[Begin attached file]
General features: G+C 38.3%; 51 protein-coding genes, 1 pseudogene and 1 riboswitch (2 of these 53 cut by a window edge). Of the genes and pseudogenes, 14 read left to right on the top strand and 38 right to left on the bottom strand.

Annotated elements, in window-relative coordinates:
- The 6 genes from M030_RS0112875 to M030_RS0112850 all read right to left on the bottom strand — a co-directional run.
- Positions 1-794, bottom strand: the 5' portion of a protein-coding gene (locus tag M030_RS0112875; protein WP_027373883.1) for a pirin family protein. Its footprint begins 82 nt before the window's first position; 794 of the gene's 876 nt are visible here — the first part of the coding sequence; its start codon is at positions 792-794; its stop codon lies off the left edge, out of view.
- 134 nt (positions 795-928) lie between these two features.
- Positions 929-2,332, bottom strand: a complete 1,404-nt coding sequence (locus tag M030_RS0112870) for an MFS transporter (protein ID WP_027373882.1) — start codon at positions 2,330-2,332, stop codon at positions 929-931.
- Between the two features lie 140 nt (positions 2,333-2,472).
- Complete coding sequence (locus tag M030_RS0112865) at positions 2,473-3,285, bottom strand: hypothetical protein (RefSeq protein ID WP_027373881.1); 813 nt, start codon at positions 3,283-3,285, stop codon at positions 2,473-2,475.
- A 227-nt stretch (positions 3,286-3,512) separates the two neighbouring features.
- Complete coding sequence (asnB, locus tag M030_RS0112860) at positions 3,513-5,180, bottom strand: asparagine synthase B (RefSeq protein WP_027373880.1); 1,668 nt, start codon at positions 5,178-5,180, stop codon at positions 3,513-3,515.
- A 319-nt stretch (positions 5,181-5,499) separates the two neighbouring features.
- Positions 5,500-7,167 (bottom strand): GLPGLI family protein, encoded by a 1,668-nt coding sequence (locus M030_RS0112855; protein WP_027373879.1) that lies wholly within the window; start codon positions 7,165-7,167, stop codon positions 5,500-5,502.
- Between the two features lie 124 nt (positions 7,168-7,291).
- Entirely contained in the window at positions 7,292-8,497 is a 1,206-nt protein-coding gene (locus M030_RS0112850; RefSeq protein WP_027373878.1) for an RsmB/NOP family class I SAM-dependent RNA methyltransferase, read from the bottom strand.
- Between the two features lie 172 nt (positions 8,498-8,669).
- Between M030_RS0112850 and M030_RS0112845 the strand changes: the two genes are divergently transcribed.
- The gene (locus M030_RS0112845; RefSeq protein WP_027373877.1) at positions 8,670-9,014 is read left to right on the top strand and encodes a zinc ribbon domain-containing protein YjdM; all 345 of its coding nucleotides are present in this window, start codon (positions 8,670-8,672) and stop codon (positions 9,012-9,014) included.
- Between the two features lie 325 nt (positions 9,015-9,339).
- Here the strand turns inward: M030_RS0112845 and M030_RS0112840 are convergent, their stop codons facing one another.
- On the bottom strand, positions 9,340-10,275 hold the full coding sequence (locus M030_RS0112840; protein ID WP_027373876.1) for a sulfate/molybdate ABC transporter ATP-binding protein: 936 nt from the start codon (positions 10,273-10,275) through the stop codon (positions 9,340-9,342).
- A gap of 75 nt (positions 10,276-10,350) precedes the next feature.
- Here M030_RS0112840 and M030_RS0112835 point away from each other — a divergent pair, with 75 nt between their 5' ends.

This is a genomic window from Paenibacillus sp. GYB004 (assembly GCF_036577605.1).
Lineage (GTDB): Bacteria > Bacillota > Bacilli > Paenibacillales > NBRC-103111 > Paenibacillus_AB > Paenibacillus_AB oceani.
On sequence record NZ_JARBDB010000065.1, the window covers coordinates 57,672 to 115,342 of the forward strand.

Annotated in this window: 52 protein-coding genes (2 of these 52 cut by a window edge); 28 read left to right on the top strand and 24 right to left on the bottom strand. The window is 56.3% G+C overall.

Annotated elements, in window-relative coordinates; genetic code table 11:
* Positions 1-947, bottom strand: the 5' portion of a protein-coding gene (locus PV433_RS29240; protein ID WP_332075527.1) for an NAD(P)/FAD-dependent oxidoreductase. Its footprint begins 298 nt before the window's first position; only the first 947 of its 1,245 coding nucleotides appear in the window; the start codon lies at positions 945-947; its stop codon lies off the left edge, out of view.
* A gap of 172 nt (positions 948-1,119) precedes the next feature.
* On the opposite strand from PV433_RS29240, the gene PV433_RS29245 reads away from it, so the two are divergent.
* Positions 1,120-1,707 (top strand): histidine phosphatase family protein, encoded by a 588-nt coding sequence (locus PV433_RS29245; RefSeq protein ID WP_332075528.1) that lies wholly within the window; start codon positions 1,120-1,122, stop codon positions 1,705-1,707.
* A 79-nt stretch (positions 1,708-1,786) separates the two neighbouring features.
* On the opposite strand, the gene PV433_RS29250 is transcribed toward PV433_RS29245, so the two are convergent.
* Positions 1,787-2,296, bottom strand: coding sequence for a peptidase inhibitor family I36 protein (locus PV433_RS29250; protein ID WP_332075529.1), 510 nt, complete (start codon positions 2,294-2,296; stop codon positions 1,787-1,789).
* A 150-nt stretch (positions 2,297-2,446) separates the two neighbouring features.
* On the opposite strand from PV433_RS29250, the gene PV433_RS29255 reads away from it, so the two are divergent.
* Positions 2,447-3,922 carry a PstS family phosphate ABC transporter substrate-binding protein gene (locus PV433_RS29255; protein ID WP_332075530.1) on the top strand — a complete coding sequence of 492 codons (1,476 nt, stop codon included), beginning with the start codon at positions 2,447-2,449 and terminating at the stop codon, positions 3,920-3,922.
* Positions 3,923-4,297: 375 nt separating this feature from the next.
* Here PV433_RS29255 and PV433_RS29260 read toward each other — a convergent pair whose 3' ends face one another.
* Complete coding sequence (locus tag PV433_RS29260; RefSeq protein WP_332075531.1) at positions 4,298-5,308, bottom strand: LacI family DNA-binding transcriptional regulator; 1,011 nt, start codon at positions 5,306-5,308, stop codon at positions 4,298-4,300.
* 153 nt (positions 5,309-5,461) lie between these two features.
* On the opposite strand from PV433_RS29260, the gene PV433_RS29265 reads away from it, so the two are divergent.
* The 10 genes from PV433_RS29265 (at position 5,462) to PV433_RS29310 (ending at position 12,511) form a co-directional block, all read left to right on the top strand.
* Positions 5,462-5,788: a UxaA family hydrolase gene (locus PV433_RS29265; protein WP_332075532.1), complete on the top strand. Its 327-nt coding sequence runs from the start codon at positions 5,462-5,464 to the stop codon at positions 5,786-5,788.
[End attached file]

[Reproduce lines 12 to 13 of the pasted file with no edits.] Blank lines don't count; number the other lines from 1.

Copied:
- Positions 5,500-7,167 (bottom strand): GLPGLI family protein, encoded by a 1,668-nt coding sequence (locus M030_RS0112855; protein WP_027373879.1) that lies wholly within the window; start codon positions 7,165-7,167, stop codon positions 5,500-5,502.
- Between the two features lie 124 nt (positions 7,168-7,291).